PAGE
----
One foot out

In a recent episode of The Bubble Hour, one of the guests was talking about having had one foot in sobriety (it may have been a leg) and one foot out: in other words, not being fully committed to being sober. Eventually, she had plunged in with both feet, and the sober life had started to work for her. It was a striking image, and one which really resonates with me at the moment. I try, but I can’t commit. And I want to commit, but every time I come close, I retreat.

Since I last wrote, I have allowed alcohol to get the better of me on several occasions.  At the weekend, following an emotional family/school event, I drank so much during the day that I can’t remember whole conversations with people. And though I haven’t drunk very much in the last day or so, I am completely tired. I’ve been trying to relax about it, not feel so guilty, not worry so much; but the loss of control, and having no plan, is emotionally unsettling and exhausting me physically.

Before writing this post, I reread the comments from my last post – I’m going to reply in a minute – and I felt saddened when I read the hopeful, helpful and kind comments, people giving me strength.

I wanted to let you know how I was. I’m not sure where I’m going, but I am still here.

19 thoughts on “One foot out”

  1. Just keep trying. I think if you don’t give up, you’ll eventually get both feet in. Try to be self-compassionate. Forgive yourself. This is really hard work we are doing. It isn’t easy and people rarely just quit. They have to try many, many times before it really takes. While continuous sobriety may be your ultimate goal, I think sober days count too. Hugs

  2. Seems like it sounds so easy and for both of us it was easier in the past. Then it became difficult again. Once again, your post resonates with me today. I suppose it’s comforting to know neither of us is alone in this.

  3. thanks for checking in and letting us know you are okay…as stated above we are sending you support…you don’t owe us anything but I do hope you will stay close. I also thought the one foot in episode described me perfectly before I got sober…I managed to get both feet in and read lots and lots of blogs etc. Keeping searching for the one thing you haven’t tried yet…we are all pulling for you!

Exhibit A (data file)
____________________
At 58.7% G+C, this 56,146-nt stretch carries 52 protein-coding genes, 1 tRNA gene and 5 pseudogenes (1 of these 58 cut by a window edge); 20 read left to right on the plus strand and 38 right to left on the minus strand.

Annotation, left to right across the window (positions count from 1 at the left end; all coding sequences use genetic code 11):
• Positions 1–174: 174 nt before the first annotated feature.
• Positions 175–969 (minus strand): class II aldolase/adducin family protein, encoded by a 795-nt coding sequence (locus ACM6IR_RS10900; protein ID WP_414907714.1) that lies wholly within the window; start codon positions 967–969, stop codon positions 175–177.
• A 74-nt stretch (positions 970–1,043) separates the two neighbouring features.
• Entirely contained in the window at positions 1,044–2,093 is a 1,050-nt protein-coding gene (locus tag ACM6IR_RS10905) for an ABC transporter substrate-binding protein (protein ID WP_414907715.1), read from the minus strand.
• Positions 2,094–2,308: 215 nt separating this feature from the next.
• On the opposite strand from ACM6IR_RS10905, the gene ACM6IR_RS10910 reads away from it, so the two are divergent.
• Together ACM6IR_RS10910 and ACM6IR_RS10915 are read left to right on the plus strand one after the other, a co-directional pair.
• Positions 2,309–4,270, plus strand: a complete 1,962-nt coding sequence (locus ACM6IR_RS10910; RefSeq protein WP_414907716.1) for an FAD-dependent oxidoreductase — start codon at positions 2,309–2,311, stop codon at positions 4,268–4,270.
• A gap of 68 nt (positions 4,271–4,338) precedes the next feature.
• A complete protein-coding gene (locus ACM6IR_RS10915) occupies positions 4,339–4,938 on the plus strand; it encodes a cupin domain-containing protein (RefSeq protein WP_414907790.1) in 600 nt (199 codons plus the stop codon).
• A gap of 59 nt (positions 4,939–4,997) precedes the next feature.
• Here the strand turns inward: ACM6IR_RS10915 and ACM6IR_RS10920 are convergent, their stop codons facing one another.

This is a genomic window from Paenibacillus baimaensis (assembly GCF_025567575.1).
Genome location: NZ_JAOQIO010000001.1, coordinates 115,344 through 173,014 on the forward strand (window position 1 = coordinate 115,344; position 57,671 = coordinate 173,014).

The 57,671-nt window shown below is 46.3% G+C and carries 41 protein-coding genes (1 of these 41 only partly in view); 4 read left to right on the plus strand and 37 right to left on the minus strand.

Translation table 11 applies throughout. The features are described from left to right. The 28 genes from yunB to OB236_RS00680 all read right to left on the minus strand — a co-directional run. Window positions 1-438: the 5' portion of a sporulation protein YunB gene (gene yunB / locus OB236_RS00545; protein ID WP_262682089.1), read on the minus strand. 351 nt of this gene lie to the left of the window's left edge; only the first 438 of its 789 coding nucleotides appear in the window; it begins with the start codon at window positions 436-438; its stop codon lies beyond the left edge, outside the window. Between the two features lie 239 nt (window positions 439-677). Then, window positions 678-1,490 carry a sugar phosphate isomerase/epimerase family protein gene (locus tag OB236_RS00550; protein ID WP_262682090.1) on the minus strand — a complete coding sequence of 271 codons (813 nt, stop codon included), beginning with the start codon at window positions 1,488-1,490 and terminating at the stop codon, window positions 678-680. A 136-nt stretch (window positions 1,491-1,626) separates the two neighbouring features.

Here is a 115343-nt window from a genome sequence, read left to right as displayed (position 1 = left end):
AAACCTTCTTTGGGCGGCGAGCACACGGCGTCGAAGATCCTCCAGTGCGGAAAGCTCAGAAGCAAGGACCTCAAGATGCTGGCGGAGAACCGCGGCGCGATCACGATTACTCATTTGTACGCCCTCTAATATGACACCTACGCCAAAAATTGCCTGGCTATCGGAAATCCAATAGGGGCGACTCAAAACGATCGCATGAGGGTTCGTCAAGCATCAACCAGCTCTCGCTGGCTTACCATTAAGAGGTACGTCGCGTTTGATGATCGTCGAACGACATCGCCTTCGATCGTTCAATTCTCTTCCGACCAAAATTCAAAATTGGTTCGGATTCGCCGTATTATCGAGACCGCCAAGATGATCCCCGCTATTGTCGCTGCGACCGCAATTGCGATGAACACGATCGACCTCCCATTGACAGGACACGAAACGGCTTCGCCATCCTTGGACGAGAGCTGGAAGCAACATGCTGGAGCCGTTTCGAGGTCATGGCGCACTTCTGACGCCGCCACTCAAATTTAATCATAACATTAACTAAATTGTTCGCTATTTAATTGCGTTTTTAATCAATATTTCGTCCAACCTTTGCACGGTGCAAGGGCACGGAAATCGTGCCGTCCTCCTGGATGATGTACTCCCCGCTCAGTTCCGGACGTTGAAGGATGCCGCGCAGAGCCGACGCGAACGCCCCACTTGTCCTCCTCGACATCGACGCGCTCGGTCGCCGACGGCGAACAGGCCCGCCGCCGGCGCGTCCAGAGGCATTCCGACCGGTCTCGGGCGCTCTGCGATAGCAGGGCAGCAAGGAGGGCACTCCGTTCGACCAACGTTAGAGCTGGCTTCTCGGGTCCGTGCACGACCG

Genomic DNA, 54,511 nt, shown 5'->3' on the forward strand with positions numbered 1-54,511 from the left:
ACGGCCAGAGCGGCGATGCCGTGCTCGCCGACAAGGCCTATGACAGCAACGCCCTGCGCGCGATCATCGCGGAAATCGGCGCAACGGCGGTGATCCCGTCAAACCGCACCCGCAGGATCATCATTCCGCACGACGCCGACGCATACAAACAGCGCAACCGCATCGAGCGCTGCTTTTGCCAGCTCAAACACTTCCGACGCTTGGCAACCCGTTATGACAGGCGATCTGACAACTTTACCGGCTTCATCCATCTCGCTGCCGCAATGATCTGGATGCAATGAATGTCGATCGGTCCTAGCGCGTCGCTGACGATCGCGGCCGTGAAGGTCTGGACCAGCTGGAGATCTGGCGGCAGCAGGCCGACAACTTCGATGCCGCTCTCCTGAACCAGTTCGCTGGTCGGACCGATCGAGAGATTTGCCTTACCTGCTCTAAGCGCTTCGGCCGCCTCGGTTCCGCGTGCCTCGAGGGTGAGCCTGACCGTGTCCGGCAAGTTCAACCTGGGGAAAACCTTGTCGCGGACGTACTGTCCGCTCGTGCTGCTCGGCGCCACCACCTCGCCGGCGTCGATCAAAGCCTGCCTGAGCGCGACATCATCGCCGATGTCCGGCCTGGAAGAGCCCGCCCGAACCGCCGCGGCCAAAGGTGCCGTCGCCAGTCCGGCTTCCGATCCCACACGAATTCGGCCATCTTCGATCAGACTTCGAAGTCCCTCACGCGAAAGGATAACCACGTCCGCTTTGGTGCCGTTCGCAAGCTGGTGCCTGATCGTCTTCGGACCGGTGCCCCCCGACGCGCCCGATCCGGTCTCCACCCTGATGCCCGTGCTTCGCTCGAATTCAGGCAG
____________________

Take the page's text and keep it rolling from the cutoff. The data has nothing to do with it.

4. Just keep at it. Day 9 here. Feel as you do, not “entirely committed” mentally but wanting all the good stuff that comes with sobriety. A day at a time…

    I feel your exhaustion. That’s the point I was at this time. Waking up hungover was starting to eat me alive mentally.

  5. Annie I can only speak for myself, but I think a great many of us had one leg/foot in for varying lengths of time. Sometimes this is what it takes. I have no idea what a sober-journey would be like for you, for me I had to be 100% convinced that I had to get away from alcohol. Then I had to be away from it long enough (I think about 3 months) before I started to get even a glimpse of what it was really doing to me. A while back, unpickled said something about “being willing to do what it takes to find peace and happiness”…for me a part of that is giving up the idea that alcohol can have a place in my life. Sometimes it’s hard. It’s definitely worth it. And you are worth it too.
    Keep going, keep searching, and take care of yourself. I think of you often.

  6. Hi, Annie! I’m so glad you are continuing to blog and not giving up! And I am super glad you are going to meetings! Some people who are doing the 100 day challenge also like to do the 90 meetings in 90 days challenge at the same time, so maybe something to consider? Also, if things get really rough, you might talk to your GP about a day rehab program of at least a month – that way you could still be with your husband and children at night. I’m rooting for you!

  7. I hope that you will still continue to post, good or bad. There are still other, like you, who are struggling with this vile beast.

  8. Annie? There are many of us out here feeling your pain. Your writing about your journey has been so raw and open to newcomers to sobriety, and especially to those of us who try and fail and try again. You’ve built connections between we who are struggling and those who struggled and climbed out, one handhold and foothold at a time. You can be “okay” or “not okay” or “okay with being not okay” and there are so many of us who will understand with so very few words. It’s so hard. You don’t owe us anything, and you don’t have to respond to messages or ever post again. Please accept my admiration, and my desire to continue to read you.

    1. Well said and I am sure plenty of us agree with a lady’s comment. You’re struggle is like mine, and reading you is making me feel less alone. Hope we hear from you again soon! Take care x

  9. Hi, Annie. As you can read, we are all missing you and wondering how you are? You have our support no matter what’s going on. Just let us know how things are. Hugs!

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